Interview: Astrid Álvarez Hernández
In which areas of energy transport and transmission is there potential for investment?
ASTRID ÁLVAREZ HERNÁNDEZ: Colombia boasts a developed and efficient transmission system, with 15,000 km of network and a 97% coverage rate. It reaches most of the country, and the remaining remote areas are supplied by independent generators. Moreover, Colombia has one of the cleanest energy matrices in the world: of its 17,300 MW of installed capacity, 70% comes from hydroelectricity; nearly 30% from thermoelectric power; and around 1% from non-conventional renewables.
In order to develop the latter category, GEB is currently building the Colectora in the north of the country. The project consists of the construction of a 480-km transmission line that will enable us to transport the output of wind farms – which are currently under construction – from the department of La Guajira to other regions of the country.
Colectora will initially enable the transport of 1050 MW of energy. However, the potential of La Guajira, given its strong winds and high radiation, is estimated at 15,000 MW, which is equal to 90% of the country’s total installed capacity. Achieving this potential will require large investments to strengthen the network and create transmission highways, and investors will need tax incentives and regulatory stability as conditions for providing that funding.
Further investment potential stems from the need to reinforce the network and mitigate the costs of restrictions on distribution. Approximately 8% of the final price that a consumer pays comes from system restrictions that act as a bottleneck in the grid, hindering the flow of electrical output.
What new technologies are being implemented in the development of the electricity network?
ÁLVAREZ: There are a number of projects coming up that are using new tools, such as the construction of a direct current system, which can transport volumes of up to 4000 MW of energy across long distances. Work is also under way on energy storage facilities that will mitigate the sorts of restrictions that currently cause delays in operationalising transmission projects.
Under the national government’s development plan for the next four years, the country is seeking to promote the growth of non-conventional sources of renewable energy; power storage; and system-wide smart metres. The metres will provide access to real-time information and enable each user to make informed decisions regarding how to consume energy in an efficient manner. In turn, this could help to level the consumption curve and make the wider system more efficient. Furthermore, discussions are under way to promote distributed generation and auto-generation. Colombia’s electrical load factor is 78%, but these tools should help us to reach a rate of 85-90%.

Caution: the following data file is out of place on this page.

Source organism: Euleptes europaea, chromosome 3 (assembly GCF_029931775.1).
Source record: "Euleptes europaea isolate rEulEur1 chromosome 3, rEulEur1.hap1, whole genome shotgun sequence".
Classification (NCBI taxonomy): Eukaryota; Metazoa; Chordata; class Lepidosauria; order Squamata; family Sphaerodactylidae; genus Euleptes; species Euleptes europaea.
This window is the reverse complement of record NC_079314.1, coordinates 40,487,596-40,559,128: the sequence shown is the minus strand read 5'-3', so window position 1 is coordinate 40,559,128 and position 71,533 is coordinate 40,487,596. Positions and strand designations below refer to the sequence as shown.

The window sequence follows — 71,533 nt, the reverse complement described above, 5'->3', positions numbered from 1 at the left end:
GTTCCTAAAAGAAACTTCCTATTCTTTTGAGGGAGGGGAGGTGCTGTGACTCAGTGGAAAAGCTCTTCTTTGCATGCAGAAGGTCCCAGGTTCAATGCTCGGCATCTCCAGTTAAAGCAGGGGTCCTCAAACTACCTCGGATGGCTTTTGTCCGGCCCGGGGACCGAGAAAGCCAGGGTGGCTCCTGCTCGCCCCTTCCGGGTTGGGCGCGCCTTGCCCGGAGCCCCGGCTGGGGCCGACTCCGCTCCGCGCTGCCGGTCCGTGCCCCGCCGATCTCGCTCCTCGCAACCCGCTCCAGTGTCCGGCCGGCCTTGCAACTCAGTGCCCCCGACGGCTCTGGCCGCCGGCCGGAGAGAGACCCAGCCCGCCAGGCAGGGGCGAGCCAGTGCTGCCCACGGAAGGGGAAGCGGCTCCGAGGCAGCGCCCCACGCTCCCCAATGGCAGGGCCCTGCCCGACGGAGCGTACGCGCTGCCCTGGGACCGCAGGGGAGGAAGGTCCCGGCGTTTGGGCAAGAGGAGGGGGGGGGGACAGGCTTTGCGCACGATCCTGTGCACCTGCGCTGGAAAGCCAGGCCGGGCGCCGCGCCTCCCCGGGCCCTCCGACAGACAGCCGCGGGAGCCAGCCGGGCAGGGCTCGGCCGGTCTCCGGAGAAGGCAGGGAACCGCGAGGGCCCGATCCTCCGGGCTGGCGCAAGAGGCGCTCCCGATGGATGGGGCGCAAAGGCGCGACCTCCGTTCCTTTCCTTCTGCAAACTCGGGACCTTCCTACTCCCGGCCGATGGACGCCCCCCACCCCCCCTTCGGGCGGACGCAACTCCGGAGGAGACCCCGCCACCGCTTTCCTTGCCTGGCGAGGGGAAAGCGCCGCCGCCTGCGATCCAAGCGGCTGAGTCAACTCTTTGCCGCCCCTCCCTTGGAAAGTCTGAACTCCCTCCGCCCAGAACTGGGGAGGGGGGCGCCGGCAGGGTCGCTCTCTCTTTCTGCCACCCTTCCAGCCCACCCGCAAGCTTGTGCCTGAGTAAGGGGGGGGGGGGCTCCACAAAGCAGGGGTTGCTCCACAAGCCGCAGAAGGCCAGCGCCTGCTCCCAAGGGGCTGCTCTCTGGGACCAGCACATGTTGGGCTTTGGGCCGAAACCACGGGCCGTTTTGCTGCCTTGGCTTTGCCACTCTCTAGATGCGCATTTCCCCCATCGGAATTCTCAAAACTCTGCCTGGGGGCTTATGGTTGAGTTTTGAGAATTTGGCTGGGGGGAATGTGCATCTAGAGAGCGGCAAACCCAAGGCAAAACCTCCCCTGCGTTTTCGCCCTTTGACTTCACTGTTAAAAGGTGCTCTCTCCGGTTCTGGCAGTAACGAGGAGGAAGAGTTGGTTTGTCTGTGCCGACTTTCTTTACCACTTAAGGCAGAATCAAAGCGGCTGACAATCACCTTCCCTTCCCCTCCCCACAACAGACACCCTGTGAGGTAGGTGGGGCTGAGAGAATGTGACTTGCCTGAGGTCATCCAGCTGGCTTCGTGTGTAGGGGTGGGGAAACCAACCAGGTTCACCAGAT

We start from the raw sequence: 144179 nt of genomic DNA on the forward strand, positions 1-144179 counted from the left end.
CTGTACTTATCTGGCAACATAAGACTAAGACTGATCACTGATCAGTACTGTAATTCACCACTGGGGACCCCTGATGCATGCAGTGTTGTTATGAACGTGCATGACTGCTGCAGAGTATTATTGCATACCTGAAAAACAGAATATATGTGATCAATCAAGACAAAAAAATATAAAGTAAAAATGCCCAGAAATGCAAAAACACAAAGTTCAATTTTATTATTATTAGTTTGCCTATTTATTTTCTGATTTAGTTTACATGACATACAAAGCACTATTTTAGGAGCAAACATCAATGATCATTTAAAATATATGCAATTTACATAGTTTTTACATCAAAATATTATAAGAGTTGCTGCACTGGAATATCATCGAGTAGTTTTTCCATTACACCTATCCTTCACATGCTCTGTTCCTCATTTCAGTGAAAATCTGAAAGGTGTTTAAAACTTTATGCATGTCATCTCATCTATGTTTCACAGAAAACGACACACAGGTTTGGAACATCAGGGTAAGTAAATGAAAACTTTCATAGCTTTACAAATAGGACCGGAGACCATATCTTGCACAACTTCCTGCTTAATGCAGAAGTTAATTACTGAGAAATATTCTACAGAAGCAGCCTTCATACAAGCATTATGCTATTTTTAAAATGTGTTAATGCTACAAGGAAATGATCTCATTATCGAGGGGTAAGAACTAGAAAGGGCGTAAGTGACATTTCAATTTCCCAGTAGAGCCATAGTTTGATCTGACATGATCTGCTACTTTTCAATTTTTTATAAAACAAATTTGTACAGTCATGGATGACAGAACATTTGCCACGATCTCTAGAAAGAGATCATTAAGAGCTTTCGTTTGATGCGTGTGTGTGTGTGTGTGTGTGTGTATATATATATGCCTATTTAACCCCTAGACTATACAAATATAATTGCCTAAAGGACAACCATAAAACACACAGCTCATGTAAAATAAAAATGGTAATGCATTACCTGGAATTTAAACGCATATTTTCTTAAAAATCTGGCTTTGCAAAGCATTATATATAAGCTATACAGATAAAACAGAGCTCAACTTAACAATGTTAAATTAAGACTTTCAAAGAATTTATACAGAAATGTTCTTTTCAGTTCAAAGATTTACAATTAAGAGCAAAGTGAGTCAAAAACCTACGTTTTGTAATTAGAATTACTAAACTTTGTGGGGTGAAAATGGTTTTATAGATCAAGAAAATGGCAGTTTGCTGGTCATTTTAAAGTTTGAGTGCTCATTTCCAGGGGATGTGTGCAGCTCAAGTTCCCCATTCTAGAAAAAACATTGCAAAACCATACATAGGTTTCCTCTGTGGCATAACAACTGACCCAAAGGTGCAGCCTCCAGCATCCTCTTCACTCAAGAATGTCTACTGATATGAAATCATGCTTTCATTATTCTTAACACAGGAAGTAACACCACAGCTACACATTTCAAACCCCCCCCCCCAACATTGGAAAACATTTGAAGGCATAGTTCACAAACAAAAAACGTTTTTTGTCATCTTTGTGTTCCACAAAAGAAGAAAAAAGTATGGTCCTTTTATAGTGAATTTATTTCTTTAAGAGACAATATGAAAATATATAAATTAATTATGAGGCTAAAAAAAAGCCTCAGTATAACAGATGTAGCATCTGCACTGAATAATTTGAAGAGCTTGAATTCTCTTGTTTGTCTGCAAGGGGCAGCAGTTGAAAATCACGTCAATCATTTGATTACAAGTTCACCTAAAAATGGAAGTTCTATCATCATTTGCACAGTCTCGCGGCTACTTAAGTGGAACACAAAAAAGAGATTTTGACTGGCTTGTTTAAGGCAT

How do countries benefit from regional links?
ÁLVAREZ: Colombia has two connections with Ecuador that add up to 500 MW of energy transport capacity. These projects are extremely important, as they guarantee hydroelectric complementarity between the two nations, and ensure energy security and reliability in the provision of public utilities. For a number of years, Colombia exported large quantities of energy to Ecuador, but in 2018 this trend was reversed, making Colombia a net importer. Discussions regarding an interconnection with Panama have been on the table since 2008, though progress has only recently been made. The initial plan is to build a 500-km-long line – including a 120-km underwater section – with a 400-MW capacity between the two countries.
Ongoing efforts in the Andean Community – encompassing Bolivia, Colombia, Ecuador and Peru – to develop the Andean Electrical Interconnection System could result in a power network ranging from Mexico to Chile, which would create additional economic opportunities across all of its member states.
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